Melchizedek is a most interesting person. The Old Testament has little to say about him: he was King of Salem, and Priest of God Most High. (See also Psalms 110:4). This immediately raises a question: how could a true priest of God become king of a town in a pagan land? Or how could a pagan king become accepted as a true priest of God? (No easy answers to these!)
Then we are told he brought out bread and wine. Was that for the troops? Unlikely, there were many hundreds, and they had no doubt been feasting on the spoils they had recaptured. Was it for a feast between two Kings? Bread and Wine doesn’t sound feast-
Then was it symbolic? And if so what did it symbolise? It possibly formed part of a very early offering ritual, and is reflected in the instructions for the first Tabernacle – Exodus 25: 29-
29 And make its plates and dishes of pure gold, as well as its pitchers and bowls for the pouring out of offerings. 30 Put the bread of the Presence on this table to be before me at all times.
Of course, our thoughts immediately turn to the New Testament (John 6:48-
Hebrews chapter 7 is actually the best commentary on this passage and you may wish to take a detour and look at that.
One thought is that Melchizedek was a Theophany – Jesus Christ himself visiting Abram and confirming God’s blessing to him. That would seem to conflict with the fact that Melchizedek was king of Salem, 15 miles north of Abram’s town, and Abram would have known about him already. But the meeting was significant, and the blessing was an important confirmation to Abram.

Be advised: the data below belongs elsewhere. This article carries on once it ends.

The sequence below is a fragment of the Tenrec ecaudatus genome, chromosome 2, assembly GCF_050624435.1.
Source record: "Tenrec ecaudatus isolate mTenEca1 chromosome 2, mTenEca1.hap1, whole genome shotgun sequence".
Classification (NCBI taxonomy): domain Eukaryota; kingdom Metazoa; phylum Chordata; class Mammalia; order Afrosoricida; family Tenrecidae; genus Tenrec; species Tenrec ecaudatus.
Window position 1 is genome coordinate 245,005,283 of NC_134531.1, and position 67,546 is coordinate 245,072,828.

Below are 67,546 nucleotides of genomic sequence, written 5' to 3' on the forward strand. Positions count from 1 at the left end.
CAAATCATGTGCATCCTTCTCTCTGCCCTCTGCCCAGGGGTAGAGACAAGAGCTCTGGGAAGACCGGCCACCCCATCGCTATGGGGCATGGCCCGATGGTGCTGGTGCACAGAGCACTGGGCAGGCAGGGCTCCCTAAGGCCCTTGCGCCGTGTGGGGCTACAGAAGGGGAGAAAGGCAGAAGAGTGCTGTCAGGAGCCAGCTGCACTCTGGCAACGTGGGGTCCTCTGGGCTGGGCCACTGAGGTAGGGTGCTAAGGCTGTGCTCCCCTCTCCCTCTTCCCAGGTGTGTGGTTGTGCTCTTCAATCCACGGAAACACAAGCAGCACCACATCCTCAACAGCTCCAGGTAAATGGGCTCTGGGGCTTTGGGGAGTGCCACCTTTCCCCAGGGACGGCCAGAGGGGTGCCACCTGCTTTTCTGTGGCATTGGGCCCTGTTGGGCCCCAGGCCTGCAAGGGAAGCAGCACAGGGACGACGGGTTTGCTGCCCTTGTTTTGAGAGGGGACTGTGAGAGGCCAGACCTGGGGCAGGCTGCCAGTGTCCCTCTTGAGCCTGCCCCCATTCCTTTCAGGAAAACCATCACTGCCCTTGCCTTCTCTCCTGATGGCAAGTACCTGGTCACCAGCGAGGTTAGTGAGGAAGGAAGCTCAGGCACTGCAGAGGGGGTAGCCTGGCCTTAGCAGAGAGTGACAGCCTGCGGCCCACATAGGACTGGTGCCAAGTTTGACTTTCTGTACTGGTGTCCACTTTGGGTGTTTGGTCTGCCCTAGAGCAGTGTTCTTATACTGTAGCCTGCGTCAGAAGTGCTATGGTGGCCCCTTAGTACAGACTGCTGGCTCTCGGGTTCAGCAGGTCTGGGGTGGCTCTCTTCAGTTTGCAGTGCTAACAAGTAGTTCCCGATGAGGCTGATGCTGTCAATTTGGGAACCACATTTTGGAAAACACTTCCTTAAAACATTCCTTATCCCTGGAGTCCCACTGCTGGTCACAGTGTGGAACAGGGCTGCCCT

Abram’s response was a tithe of everything – not as a tax to a king, but an offering to his God.
The king of Sodom sees his chance and tries to find if Abram’s generosity might extend to him – I doubt he was in any position to fight for the return of his possessions.
21 The king of Sodom said to Abram, ‘Give me the people and keep the goods for yourself.’
22 But Abram said to the king of Sodom, ‘With raised hand I have sworn an oath to the Lord, God Most High, Creator of heaven and earth, 23 that I will accept nothing belonging to you, not even a thread or the strap of a sandal, so that you will never be able to say, “I made Abram rich.” 24 I will accept nothing but what my men have eaten and the share that belongs to the men who went with me – to Aner, Eshcol and Mamre. Let them have their share.’
Abram’s faith continues to grow: effectively he is saying ‘I will not rely on man’s help – I will trust the Lord for all that he has promised me’.
Even while, at the back of his mind, there is still a question – perhaps even a doubt, which we will look at in our next study.